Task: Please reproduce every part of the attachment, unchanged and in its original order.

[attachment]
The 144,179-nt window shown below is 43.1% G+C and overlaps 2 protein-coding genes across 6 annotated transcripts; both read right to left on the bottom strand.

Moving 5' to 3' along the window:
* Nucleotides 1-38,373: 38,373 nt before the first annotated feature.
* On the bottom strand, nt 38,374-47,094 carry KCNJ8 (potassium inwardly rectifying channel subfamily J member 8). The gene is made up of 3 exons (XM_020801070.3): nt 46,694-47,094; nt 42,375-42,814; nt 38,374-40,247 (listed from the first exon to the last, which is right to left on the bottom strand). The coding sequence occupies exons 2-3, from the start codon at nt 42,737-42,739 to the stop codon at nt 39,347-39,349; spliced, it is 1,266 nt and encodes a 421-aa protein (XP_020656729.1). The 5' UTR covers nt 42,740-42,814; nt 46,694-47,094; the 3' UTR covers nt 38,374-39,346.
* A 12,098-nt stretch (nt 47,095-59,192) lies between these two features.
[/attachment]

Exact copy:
The 144,179-nt window shown below is 43.1% G+C and overlaps 2 protein-coding genes across 6 annotated transcripts; both read right to left on the bottom strand.

Moving 5' to 3' along the window:
* Nucleotides 1-38,373: 38,373 nt before the first annotated feature.
* On the bottom strand, nt 38,374-47,094 carry KCNJ8 (potassium inwardly rectifying channel subfamily J member 8). The gene is made up of 3 exons (XM_020801070.3): nt 46,694-47,094; nt 42,375-42,814; nt 38,374-40,247 (listed from the first exon to the last, which is right to left on the bottom strand). The coding sequence occupies exons 2-3, from the start codon at nt 42,737-42,739 to the stop codon at nt 39,347-39,349; spliced, it is 1,266 nt and encodes a 421-aa protein (XP_020656729.1). The 5' UTR covers nt 42,740-42,814; nt 46,694-47,094; the 3' UTR covers nt 38,374-39,346.
* A 12,098-nt stretch (nt 47,095-59,192) lies between these two features.